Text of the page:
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Design and implementation of fishery modules in integrated household surveys in developing countries

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  • BΘnΘ, C.
  • Chijere Asafu, D.G.
  • Allison, E.H.
  • Snyder, K.
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    Abstract

    Fish and other aquatic animals contribute to the food security of citizens of developing countries, both as a source of income and as a component of healthy diets, yet fishing is not currently captured in most integrated household surveys. This sourcebook provides essential technical guidance on the design of statistical modules and questionnaires aimed at collecting fishery data at the household level. Background on the main policies important to the fishery sector, information on the data needed to analyze issues of policy relevance, and methodology on the construction of survey questions to collect necessary data are also provided. The document is organized to provide essential technical guidance on how to design statistical modules and questionnaires aimed at collecting fishery data at the household level. It includes an overview of the main technical and statistical challenges related to sampling fishery-dependent households. The document starts with an introductory section identifying the potential reasons why fisheries and in particular small-scale fisheries have not been adequately included in national statistical systems in a large number of countries. The report then proposes a succinct review of what is known (and what remains unknown) about small-scale fisheries and their contribution to the livelihoods of households in sub-Saharan Africa. It also provides readers with background on the main policies that are important to the fishery sector, information on the data needed to analyze issues of policy relevance, and methodology on the construction of survey questions to collect necessary data.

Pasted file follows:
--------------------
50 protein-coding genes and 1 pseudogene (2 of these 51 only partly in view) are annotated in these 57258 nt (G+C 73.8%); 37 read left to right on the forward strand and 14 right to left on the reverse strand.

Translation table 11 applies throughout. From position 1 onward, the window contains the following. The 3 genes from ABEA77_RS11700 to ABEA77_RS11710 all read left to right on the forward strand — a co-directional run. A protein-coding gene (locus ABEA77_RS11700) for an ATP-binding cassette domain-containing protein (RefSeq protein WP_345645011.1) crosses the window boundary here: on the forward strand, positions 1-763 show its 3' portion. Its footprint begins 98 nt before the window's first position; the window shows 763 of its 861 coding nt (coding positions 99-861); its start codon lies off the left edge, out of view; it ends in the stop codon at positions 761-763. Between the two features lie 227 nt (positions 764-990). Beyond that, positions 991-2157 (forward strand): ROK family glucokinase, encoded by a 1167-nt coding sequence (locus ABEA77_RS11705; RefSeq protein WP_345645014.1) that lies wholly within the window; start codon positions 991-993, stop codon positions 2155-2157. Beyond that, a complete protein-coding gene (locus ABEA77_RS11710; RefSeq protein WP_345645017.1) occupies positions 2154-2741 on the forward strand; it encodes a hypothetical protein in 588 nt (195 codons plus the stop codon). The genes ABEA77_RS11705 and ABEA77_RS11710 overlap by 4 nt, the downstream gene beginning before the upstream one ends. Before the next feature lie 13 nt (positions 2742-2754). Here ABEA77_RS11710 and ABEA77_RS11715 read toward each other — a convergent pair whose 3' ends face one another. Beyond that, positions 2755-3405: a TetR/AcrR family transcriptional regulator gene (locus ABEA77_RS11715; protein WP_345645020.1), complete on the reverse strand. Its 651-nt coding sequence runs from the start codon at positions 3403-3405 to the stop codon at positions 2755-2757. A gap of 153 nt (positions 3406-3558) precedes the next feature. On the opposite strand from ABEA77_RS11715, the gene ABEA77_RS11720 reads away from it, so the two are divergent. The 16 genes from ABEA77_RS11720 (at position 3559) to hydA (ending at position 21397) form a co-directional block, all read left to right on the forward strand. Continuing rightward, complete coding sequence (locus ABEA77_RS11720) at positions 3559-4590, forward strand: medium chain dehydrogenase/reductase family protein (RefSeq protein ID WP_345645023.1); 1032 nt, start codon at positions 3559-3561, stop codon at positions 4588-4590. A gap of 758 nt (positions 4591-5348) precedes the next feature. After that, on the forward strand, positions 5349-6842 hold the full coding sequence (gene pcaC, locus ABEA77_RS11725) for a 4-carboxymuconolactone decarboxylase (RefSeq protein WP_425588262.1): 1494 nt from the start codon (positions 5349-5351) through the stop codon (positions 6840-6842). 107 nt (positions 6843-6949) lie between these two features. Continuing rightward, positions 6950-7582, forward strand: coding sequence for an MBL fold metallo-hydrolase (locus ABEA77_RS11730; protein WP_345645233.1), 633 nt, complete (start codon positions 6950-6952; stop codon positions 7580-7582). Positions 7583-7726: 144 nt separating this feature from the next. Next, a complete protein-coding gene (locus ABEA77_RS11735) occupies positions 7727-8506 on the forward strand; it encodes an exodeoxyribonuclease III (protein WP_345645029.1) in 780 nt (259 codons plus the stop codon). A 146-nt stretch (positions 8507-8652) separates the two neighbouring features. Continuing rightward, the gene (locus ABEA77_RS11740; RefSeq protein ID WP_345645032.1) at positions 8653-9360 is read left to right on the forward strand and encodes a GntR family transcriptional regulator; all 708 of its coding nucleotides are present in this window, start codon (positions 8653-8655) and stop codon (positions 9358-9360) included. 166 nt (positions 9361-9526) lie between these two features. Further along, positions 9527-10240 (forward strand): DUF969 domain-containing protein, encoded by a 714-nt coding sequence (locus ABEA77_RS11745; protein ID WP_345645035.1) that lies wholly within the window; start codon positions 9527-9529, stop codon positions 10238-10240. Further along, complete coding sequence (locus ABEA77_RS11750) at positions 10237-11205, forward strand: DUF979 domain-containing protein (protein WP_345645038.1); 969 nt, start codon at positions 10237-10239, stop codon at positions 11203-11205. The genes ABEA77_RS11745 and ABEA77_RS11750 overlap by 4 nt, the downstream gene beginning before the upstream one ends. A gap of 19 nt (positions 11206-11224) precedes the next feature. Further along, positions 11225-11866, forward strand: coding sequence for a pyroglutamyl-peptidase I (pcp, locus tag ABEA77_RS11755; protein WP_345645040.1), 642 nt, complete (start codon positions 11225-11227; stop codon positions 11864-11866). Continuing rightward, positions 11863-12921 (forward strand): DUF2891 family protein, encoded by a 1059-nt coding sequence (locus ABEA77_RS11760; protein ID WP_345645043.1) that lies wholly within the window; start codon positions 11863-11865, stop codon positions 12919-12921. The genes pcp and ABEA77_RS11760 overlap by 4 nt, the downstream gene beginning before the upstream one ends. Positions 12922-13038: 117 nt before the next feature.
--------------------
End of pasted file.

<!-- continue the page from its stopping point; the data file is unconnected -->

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    File URL: http://www.worldfishcenter.org/resource_centre/WF_3092.pdf
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    Bibliographic Info

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    This book is provided by The WorldFish Center in its series Working Papers with number 39853 and published in 2012.

    Handle: RePEc:wfi:wfbook:39853

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    Web page: http://www.worldfishcenter.org/
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    Related research

    Keywords: Fisheries; Research; Surveys; Uganda; Malawic;

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    References

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    1. Valdés, Alberto & Foster, William, 2010. "Reflections on the Role of Agriculture in Pro-Poor Growth," World Development, Elsevier, vol. 38(10), pages 1362-1374, October.
    2. Andy Thorpe & Chris Reid & Raymon Anrooy & Cecile Brugere, 2004. "African Poverty Reduction Strategy Programmes and the Fisheries Sector: Current Situation and Opportunities," African Development Review, African Development Bank, vol. 16(2), pages 328-362.
    3. Hazell, P.B.R. & Poulton, Colin & Wiggins, Steve & Dorward, Andrew, 2007. "The future of small farms for poverty reduction and growth:," 2020 vision discussion papers 42, International Food Policy Research Institute (IFPRI).
    4. Neiland, A. E. & Jaffry, S. & Kudaisi, K., 1997. "Fishing income, poverty and fisheries management in north east Nigeria," Discussion Papers 124., Centre for the Economics and Management of Aquatic Resources.
    5. Bailey, Conner & Cycon, Dean & Morris, Michael, 1986. "Fisheries development in the Third World: The role of international agencies," World Development, Elsevier, vol. 14(10-11), pages 1269-1275.
    6. Béné, Christophe & Obirih-Opareh, Nelson, 2009. "Social and economic impacts of agricultural productivity intensification: The case of brush park fisheries in Lake Volta," Agricultural Systems, Elsevier, vol. 102(1-3), pages 1-10, October.
    7. Christophe Bene, 2009. "Are Fishers Poor or Vulnerable? Assessing Economic Vulnerability in Small-Scale Fishing Communities," Journal of Development Studies, Taylor & Francis Journals, vol. 45(6), pages 911-933.
    8. Gardner, Bruce L., 2003. "Causes Of Rural Economic Development," Working Papers 28559, University of Maryland, Department of Agricultural and Resource Economics.
    9. Shenggen Fan & Connie Chan-Kang, 2005. "Is small beautiful? Farm size, productivity, and poverty in Asian agriculture," Agricultural Economics, International Association of Agricultural Economists, vol. 32(s1), pages 135-146, 01.
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